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An excerpt from www.HouseOfNames.com archives copyright 2000 - 2017


When the ancestors of the Wittworthay family emigrated to England following the Norman Conquest in 1066 they brought their family name with them. They lived in Durham, at Whitworth.

Wittworthay Early Origins



The surname Wittworthay was first found in Durham where they held a family seat from ancient times, in 1066.

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Wittworthay Spelling Variations


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Wittworthay Spelling Variations



Spelling variations in names were a common occurrence in the eras before English spelling was standardized a few hundred years ago. In the Middle Ages, even the literate regularly changed the spellings of their names as the English language incorporated elements of French, Latin, and other European languages. Many variations of the name Wittworthay have been found, including Witworth, Whitworth and others.

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Wittworthay Early History


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Wittworthay Early History



This web page shows only a small excerpt of our Wittworthay research. Another 191 words (14 lines of text) covering the years 1815, 1st , 1675, 1725 and 1704 are included under the topic Early Wittworthay History in all our PDF Extended History products and printed products wherever possible.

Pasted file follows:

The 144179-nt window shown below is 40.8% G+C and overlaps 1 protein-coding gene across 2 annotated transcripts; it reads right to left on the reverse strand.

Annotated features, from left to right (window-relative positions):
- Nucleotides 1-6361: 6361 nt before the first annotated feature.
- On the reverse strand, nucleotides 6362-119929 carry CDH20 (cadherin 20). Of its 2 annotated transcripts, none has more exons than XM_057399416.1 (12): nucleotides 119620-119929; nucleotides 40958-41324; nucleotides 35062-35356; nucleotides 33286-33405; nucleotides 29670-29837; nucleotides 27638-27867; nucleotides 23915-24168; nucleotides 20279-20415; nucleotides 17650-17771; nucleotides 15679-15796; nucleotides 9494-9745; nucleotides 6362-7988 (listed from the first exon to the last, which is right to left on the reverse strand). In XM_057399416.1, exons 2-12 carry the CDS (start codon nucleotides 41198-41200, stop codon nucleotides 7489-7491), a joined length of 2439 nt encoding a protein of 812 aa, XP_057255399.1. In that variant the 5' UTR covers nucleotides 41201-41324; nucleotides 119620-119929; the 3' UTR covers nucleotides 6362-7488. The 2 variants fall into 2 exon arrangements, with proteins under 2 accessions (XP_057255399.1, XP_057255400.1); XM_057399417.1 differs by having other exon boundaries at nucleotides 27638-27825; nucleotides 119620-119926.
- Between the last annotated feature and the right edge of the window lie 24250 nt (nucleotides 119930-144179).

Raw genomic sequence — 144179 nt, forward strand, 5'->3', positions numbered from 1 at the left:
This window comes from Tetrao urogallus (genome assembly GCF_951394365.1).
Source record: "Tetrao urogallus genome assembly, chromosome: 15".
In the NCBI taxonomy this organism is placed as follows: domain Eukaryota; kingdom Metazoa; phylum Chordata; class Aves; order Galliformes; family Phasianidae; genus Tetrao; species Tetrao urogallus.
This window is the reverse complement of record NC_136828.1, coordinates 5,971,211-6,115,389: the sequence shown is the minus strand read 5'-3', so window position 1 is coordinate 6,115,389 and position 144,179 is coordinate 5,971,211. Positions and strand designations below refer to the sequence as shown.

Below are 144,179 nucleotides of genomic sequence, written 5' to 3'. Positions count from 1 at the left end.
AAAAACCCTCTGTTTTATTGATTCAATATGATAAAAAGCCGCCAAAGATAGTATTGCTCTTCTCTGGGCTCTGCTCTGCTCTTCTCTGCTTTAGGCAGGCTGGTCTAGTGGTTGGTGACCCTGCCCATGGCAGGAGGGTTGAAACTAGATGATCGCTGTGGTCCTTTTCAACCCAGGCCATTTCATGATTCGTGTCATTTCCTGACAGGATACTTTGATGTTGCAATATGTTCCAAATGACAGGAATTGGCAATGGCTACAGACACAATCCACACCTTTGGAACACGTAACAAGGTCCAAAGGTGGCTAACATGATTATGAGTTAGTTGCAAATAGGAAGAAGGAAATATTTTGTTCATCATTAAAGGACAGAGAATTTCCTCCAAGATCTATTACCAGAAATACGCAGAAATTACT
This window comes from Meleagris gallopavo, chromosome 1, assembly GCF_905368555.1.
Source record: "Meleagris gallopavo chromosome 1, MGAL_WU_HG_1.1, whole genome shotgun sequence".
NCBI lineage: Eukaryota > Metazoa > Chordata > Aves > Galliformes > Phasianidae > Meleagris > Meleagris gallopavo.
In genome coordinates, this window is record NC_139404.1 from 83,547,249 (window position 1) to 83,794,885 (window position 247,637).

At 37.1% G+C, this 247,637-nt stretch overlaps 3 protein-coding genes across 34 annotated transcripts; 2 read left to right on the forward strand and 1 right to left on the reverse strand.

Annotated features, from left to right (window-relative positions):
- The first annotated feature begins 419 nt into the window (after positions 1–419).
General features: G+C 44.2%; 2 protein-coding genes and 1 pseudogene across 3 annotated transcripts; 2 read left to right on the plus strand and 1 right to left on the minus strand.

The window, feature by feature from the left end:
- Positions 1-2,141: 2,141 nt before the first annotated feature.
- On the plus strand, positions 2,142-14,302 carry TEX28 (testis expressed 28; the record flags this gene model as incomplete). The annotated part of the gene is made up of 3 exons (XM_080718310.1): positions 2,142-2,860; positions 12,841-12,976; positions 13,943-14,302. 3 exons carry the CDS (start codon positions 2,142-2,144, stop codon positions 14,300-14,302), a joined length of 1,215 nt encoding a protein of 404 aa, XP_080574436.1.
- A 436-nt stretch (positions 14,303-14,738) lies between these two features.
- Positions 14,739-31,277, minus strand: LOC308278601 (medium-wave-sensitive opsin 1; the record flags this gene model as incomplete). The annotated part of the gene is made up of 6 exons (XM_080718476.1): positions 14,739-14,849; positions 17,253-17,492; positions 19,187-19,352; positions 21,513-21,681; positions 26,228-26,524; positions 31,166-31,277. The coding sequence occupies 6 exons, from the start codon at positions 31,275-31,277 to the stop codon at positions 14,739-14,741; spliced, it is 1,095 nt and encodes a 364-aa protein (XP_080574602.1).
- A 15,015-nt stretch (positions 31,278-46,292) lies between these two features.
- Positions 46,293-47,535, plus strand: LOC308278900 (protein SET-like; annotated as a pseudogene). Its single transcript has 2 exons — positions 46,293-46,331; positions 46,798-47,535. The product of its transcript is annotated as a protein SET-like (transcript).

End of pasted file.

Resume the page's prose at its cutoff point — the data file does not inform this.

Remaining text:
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Wittworthay Early Notables (pre 1700)


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Wittworthay Early Notables (pre 1700)



Another 21 words (2 lines of text) are included under the topic Early Wittworthay Notables in all our PDF Extended History products and printed products wherever possible.

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Wittworthay In Ireland


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Wittworthay In Ireland



Some of the Wittworthay family moved to Ireland, but this topic is not covered in this excerpt. Another 43 words (3 lines of text) about their life in Ireland is included in all our PDF Extended History products and printed products wherever possible.

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The Great Migration


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The Great Migration



For many English families, the social climate in England was oppressive and lacked opportunity for change. For such families, the shores of Ireland, Australia, and the New World beckoned. They left their homeland at great expense in ships that were overcrowded and full of disease. Many arrived after the long voyage sick, starving, and without a penny. But even those were greeted with greater opportunity than they could have experienced back home. Numerous English settlers who arrived in the United States and Canada at this time went on to make important contributions to the developing cultures of those countries. Many of those families went on to make significant contributions to the rapidly developing colonies in which they settled. Early North American records indicate many people bearing the name Wittworthay were among those contributors: Alice Whitworth and her husband who settled in New England in 1775; Joshua Whitworth settled in Philadelphia in 1859; Sarah Whitworth arrived in New York in 1823..